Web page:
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The Grad School Issue: Start Here

SPS Observer, Fall 2003 cover

SPS Observer, Fall 2003 cover

Originally published in The SPS Observer, Fall 2023

Thinking about what comes after your bachelor’s degree can be a lot. Like, a lot a lot. Graduate school is a common next step and might be an ideal step toward launching your dream career or even saving the world. Then again, it might not be. Going right into the workforce is a common next step too, and might launch you into your world-saving, dream career. Physics and astronomy set the stage for so many exciting career paths. But exploring the breadth of options and deciding whether to go to grad school can feel overwhelming.

Should I go to grad school? For what? Where? How?

This issue of the SPS Observer, created in collaboration with, will help you select some boundary conditions and turn these questions into solvable problems that optimize your needs and future career goals. You’ll learn about many of the career pathways that open up to students like you through grad programs. You’ll read about who pays for grad school and the wide variety of program options. You’ll find out what admissions committees look for in applicants and how to demonstrate those qualities in your application package. And you’ll get excellent advice on how to find programs that are a good fit for you.

One of the best ways to learn about your options is to hear from those who’ve been in your shoes. You’ll find many such stories in this issue, from Div Chamria’s application advice (p. 55) to Paul McKinley’s reflection on doing an energy technology engineering grad program abroad (p. 47). One of the stories in this issue may be the spark that helps you envision your future.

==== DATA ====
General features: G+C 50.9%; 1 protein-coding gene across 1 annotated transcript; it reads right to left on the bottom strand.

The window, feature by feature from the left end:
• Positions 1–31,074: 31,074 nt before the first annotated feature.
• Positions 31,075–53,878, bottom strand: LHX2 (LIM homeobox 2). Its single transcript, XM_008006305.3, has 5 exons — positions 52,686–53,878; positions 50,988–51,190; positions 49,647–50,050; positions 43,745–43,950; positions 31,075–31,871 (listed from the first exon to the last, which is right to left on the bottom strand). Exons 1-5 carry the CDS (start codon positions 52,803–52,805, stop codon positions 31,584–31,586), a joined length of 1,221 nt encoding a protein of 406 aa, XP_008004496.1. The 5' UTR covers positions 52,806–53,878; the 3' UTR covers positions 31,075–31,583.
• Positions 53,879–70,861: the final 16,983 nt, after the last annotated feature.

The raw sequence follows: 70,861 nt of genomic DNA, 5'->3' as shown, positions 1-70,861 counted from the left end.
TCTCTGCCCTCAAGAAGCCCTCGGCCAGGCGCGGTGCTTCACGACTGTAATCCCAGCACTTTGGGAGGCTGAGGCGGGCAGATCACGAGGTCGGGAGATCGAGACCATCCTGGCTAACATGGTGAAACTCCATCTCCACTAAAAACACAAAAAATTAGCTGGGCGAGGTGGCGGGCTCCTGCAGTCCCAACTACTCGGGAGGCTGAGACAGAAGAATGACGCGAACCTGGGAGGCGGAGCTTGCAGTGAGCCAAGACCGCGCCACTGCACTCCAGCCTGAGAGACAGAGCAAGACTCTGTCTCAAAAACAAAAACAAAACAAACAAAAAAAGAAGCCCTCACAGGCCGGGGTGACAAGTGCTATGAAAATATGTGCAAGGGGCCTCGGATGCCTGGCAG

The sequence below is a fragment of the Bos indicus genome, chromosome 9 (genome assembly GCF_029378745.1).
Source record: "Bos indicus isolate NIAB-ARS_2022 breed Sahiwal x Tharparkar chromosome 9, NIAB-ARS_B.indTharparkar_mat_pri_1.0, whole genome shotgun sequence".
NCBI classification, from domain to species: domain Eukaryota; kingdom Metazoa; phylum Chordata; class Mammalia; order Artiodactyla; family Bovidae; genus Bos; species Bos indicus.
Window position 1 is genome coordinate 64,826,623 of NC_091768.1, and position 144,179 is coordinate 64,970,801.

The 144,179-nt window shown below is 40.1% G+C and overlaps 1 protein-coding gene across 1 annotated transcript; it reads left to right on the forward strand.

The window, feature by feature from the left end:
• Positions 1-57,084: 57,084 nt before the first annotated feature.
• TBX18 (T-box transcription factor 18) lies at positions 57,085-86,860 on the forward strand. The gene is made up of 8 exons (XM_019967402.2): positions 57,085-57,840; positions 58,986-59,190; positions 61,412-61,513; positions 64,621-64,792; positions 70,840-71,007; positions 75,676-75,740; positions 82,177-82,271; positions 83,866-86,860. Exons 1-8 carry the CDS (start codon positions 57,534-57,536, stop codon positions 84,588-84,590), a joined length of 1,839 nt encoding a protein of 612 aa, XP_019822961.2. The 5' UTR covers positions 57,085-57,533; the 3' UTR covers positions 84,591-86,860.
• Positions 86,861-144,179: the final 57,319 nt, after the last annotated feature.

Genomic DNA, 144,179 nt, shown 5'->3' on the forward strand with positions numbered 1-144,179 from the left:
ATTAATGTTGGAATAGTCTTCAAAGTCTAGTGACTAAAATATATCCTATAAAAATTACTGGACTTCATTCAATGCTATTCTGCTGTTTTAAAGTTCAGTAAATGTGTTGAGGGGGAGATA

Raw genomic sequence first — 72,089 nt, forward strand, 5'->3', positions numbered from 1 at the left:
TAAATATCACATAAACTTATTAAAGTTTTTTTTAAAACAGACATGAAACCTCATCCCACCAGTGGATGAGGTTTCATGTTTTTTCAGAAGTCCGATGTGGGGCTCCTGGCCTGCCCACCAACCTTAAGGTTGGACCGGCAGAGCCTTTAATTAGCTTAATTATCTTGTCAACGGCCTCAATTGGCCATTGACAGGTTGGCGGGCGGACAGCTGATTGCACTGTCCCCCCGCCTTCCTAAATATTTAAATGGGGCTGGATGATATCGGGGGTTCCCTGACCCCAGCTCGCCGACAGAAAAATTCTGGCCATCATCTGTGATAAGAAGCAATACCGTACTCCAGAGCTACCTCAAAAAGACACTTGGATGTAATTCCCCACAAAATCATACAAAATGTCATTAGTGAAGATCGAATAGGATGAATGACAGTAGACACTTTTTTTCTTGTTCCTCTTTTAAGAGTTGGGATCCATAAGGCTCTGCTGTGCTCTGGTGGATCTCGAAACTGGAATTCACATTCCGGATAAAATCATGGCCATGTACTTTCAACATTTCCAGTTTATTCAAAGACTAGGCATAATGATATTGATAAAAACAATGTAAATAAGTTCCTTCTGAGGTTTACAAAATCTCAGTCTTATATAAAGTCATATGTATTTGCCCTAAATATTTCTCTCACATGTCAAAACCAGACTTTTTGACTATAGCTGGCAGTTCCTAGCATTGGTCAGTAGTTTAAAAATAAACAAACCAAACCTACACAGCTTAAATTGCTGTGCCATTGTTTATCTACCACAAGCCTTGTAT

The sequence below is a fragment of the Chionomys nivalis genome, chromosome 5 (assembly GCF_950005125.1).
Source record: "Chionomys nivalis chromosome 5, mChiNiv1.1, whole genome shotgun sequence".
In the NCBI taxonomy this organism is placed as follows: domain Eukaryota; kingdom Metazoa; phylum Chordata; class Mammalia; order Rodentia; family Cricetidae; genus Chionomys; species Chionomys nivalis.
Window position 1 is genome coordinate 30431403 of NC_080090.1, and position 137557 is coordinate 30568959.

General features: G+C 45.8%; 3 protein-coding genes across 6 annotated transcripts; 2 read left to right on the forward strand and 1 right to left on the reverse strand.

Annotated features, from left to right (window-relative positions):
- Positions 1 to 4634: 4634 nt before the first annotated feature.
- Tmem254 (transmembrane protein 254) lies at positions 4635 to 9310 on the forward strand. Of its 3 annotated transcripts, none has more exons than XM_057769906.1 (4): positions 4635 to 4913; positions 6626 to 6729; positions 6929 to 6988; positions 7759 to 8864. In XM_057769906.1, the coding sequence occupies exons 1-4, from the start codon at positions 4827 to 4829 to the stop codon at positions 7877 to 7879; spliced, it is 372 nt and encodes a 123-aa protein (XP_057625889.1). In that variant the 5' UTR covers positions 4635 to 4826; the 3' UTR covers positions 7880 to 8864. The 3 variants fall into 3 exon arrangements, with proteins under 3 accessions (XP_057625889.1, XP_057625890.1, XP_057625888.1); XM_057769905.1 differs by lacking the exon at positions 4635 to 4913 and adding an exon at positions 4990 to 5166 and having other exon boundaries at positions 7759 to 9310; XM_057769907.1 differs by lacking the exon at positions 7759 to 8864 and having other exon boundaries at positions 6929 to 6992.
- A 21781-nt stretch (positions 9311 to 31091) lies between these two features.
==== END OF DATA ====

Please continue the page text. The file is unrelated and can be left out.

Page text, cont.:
One panel comic from XKCD of two stick figures speaking. One is seated behind a desk and the other is speaking, "It would start with five minutes of peeling lint from dryer traps, followed by an hour of pressing a lightsaber handle against things and switching it on. Then I'd retire to a life of luxury." The caption reads, "When people ask me to describe my dream job, I'm never sure how realistic to be."



If you decide to go to grad school, know that there isn’t just one “right” program for you—there are probably dozens that could help you reach your career goals. As a physics or astronomy major, the most important skill you learn is how to solve problems without a known solution. This allows you to work in diverse teams, conquer unknown technical problems, and use first principles to simplify complex problems. Physicists and astronomers plug into a diverse and exciting set of grad programs across all of STEM.

Careers are not destinations but journeys with twists and turns and surprises. As you choose your adventure, do some soul-searching about what makes you happy and how your career can make the world a better place. Break down the process into small, digestible chunks.

If you read through this issue and decide that grad school isn’t for you, that’s time well spent. Turn your attention to exploring the many career options that don’t require a grad degree. To learn more about them, check out the SPS Careers Toolbox at and SPS Jobs at

Figuring out your next step isn’t easy, but a little planning can go a long way. Feeling overwhelmed? You don’t have to have it all figured out today! The Society of Physics Students, Sigma Pi Sigma, and are rooting for you and are here to help you along the way.

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